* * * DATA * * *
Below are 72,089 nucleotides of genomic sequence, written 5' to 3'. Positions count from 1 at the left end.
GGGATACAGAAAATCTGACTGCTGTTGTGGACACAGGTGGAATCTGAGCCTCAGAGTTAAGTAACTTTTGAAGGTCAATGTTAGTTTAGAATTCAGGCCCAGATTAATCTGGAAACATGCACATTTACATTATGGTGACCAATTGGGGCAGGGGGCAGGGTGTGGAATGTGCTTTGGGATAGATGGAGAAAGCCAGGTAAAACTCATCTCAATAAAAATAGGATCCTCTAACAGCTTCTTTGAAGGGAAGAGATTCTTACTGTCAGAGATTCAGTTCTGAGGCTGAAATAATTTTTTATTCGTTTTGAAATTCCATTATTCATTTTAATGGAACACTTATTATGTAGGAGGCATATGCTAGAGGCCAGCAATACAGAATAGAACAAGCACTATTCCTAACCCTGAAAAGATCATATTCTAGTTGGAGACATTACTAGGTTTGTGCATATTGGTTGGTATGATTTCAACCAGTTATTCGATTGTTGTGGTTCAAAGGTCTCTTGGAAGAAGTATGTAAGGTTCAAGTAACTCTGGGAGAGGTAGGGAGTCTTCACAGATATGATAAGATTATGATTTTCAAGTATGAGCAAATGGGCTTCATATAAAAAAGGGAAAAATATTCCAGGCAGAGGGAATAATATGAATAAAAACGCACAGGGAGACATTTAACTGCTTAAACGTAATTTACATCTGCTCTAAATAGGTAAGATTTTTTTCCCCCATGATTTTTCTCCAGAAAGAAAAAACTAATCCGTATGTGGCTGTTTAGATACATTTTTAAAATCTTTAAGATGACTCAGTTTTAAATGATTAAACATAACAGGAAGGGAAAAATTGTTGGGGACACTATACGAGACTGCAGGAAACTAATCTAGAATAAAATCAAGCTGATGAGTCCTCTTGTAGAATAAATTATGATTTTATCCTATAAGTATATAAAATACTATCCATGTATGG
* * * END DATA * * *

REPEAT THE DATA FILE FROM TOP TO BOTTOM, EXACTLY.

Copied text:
Below are 72,089 nucleotides of genomic sequence, written 5' to 3'. Positions count from 1 at the left end.
GGGATACAGAAAATCTGACTGCTGTTGTGGACACAGGTGGAATCTGAGCCTCAGAGTTAAGTAACTTTTGAAGGTCAATGTTAGTTTAGAATTCAGGCCCAGATTAATCTGGAAACATGCACATTTACATTATGGTGACCAATTGGGGCAGGGGGCAGGGTGTGGAATGTGCTTTGGGATAGATGGAGAAAGCCAGGTAAAACTCATCTCAATAAAAATAGGATCCTCTAACAGCTTCTTTGAAGGGAAGAGATTCTTACTGTCAGAGATTCAGTTCTGAGGCTGAAATAATTTTTTATTCGTTTTGAAATTCCATTATTCATTTTAATGGAACACTTATTATGTAGGAGGCATATGCTAGAGGCCAGCAATACAGAATAGAACAAGCACTATTCCTAACCCTGAAAAGATCATATTCTAGTTGGAGACATTACTAGGTTTGTGCATATTGGTTGGTATGATTTCAACCAGTTATTCGATTGTTGTGGTTCAAAGGTCTCTTGGAAGAAGTATGTAAGGTTCAAGTAACTCTGGGAGAGGTAGGGAGTCTTCACAGATATGATAAGATTATGATTTTCAAGTATGAGCAAATGGGCTTCATATAAAAAAGGGAAAAATATTCCAGGCAGAGGGAATAATATGAATAAAAACGCACAGGGAGACATTTAACTGCTTAAACGTAATTTACATCTGCTCTAAATAGGTAAGATTTTTTTCCCCCATGATTTTTCTCCAGAAAGAAAAAACTAATCCGTATGTGGCTGTTTAGATACATTTTTAAAATCTTTAAGATGACTCAGTTTTAAATGATTAAACATAACAGGAAGGGAAAAATTGTTGGGGACACTATACGAGACTGCAGGAAACTAATCTAGAATAAAATCAAGCTGATGAGTCCTCTTGTAGAATAAATTATGATTTTATCCTATAAGTATATAAAATACTATCCATGTATGG